Maricopa County Supervisor Don Stapley filed an amended claim against the county for wrongful prosecution last week while waiting for a decision by the state Court of Appeals on his 2008 criminal prosecution.
Oral arguments in what's known as Stapley One (on account of there being a Stapley Two case) were held on August 24 before three appellate judges. Their decision could come in days or months -- no telling with the Court of Appeals.
The Supervisor's initial claim for $5 million, filed in March, was superceded by an amended claim for $10 million, and now this re-amended claim for the same, higher amount.
The reason for the latest amended claim, as stated by one of Stapley's lawyers, Merwin Grant: "Recently discovered facts have come to light that brazenly demonstrate the continuing pattern and practice of improper, unethical and corrupt acts of intimidation and retaliation by" former County Attorney Andrew Thomas, Sheriff Joe Arpaio, Chief Deputy David Hendershott, and Deputy County Attorney Lisa Aubuchon.
And this was before today's fascinating story about David Hendershott's alleged corrupt activities.
See below for the claim.
One of those recently found facts, Grant says in the document, is that Hendershott and Aubuchon withheld important information from a grand jury that heard the Stapley One case. The grand jury ultimately indicted Stapley on more than 100 felony and misdemeanor counts related to his failure to list various business deals on his financial disclosure forms. (Arpaio could have been indicted for the same thing
Grant says the grand jury wasn't told that 44 of the 53 misdemeanor counts against Stapley were unchargeable because they had exceeded the statute of limitations. Aubuchon and Arpaio needed the extra counts for PR value, according to Grant -- they knew the idea of more than 100 counts would sound juicy to the news media.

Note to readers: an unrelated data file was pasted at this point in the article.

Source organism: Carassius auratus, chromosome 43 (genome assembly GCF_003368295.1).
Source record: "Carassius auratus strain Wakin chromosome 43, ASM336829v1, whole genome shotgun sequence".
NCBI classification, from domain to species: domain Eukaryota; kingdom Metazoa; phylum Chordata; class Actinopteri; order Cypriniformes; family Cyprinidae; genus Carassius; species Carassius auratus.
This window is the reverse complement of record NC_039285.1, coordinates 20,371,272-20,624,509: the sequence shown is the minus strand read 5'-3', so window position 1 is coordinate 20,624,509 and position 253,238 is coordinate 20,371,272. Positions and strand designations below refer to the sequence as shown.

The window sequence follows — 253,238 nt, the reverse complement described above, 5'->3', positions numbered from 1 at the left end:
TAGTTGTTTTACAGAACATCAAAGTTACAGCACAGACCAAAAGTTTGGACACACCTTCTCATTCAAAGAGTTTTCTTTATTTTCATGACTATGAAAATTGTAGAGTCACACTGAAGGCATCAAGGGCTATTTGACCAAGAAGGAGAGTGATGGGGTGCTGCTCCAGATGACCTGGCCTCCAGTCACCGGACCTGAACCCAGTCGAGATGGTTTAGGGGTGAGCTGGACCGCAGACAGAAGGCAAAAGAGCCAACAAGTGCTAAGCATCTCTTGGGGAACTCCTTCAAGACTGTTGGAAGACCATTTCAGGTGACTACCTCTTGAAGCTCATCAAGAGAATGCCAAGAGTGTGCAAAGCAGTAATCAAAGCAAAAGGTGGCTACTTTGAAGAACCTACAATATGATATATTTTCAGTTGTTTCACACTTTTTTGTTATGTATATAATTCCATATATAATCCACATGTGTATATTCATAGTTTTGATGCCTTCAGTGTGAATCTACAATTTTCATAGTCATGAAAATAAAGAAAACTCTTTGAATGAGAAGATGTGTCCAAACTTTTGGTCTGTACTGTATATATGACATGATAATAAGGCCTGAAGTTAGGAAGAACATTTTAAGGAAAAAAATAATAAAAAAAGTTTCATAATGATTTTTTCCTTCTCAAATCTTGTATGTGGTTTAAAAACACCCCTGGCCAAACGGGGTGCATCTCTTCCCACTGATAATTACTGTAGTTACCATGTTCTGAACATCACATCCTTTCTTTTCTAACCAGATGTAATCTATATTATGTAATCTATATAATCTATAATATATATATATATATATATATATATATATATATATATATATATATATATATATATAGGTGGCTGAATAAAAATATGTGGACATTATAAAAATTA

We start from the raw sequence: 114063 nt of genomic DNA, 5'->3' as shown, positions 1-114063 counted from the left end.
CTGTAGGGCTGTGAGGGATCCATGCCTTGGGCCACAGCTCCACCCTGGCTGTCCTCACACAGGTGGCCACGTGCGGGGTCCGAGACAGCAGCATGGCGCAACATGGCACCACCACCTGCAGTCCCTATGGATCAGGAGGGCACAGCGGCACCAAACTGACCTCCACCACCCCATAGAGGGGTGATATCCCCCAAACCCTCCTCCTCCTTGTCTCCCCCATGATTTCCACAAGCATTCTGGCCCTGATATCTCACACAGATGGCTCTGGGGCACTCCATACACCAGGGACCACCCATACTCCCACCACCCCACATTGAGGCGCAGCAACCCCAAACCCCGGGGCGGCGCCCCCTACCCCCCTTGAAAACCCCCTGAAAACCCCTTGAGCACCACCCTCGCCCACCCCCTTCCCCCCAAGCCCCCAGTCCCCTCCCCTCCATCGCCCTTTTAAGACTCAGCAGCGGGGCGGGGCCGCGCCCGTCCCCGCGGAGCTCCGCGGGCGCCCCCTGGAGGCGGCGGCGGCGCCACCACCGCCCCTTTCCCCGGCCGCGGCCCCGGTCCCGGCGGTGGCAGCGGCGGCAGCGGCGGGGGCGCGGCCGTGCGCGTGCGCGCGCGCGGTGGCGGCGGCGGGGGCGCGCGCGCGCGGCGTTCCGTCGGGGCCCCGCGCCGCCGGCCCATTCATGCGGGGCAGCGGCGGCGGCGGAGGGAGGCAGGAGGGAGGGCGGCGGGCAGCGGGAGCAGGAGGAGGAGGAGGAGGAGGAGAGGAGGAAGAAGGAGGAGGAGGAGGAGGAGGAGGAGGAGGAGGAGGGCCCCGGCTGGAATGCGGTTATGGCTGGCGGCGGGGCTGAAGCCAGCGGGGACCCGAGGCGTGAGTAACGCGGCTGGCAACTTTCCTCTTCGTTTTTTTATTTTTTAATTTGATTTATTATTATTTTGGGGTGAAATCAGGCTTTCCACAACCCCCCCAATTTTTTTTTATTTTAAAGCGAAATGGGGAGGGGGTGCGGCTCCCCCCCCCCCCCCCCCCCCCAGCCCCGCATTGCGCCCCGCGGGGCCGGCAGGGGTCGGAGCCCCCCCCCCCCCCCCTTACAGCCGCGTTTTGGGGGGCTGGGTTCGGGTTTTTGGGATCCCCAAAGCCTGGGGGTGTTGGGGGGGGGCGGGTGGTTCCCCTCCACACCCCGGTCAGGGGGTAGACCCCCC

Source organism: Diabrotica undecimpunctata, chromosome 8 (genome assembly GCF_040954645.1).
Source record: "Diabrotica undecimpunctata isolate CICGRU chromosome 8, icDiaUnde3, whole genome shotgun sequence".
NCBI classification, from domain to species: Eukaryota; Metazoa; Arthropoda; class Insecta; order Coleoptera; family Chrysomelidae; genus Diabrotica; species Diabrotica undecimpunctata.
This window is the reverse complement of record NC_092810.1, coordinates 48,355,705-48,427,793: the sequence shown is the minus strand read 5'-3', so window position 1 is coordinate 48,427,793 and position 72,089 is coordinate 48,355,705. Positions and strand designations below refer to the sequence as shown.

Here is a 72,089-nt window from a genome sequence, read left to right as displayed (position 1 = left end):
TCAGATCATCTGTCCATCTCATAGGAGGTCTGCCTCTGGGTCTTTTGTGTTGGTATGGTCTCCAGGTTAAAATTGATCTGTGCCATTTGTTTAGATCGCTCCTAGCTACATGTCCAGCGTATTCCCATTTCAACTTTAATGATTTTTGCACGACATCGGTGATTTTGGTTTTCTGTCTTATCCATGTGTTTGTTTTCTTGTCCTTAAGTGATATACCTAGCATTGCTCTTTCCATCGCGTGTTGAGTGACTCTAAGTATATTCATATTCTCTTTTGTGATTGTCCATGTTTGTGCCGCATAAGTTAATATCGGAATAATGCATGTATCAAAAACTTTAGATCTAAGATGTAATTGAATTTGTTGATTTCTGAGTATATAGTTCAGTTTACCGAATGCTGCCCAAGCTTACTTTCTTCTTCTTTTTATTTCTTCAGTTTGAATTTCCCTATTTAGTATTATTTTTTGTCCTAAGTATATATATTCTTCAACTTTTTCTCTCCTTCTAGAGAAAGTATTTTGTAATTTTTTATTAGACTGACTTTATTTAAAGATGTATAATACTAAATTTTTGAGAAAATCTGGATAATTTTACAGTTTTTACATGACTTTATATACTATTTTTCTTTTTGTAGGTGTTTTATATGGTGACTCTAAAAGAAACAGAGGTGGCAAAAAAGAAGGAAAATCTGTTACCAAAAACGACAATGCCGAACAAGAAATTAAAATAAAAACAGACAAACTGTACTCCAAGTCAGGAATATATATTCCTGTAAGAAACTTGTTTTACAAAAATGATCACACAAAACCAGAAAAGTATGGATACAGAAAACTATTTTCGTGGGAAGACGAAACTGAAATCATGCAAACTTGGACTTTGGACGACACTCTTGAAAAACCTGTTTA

The revised claim pays homage to the recent release of transcripts by Interim County Attorney Rick Romley that showed Thomas and Arpaio wanted bogus cases pursued even when the cases were rejected by the grand jury. Hendershott's false charge against Supervisor Andrew Kunasek is also mentioned.
Although the credibility of Arpaio, Thomas, Hendershott and Aubuchon has sunk to new depths, the fact remains that Stapley isn't out of the woods. It's possible that the Court of Appeals could reverse last year's decision by Judge Kenneth Fields on Stapley One.
And it's also possible that Gila County Attorney Daisy Flores, who was tossed the files for Stapley Two and the case against Mary Rose Wilcox back in March, could still bring charges.
We wouldn't bet against Stapley at this point in the game, but it's not like Flores' office has been ignoring the cases. Flores assigned them to a special prosecutor, lawyer Dennis McCarthy of Nebraska (and formerly of Gila County).
Since April 6, Flores' office has billed Maricopa County $25,917.50 for work on the cases, documents obtained by New Times show. The largest bill, totalling just over $11,000, was the most recent one -- submitted on August 30 for work completed in July.
The cloud over Stapley's head has cost him big money, Grant says in the claim.
"Lucrative employment offers have been made and subsquently withdrawn because of these egregious allegations and the targeted malicious and vindictive prosecutions," Grant writes. For now, "Don is virtually unable to pay his bills at this time."
Far be it from us to give Stapley financial advice, but perhaps it's time to negotiate more option payments from companies connected to Conley Wolfswinkel. At least until the county jackpot comes through.
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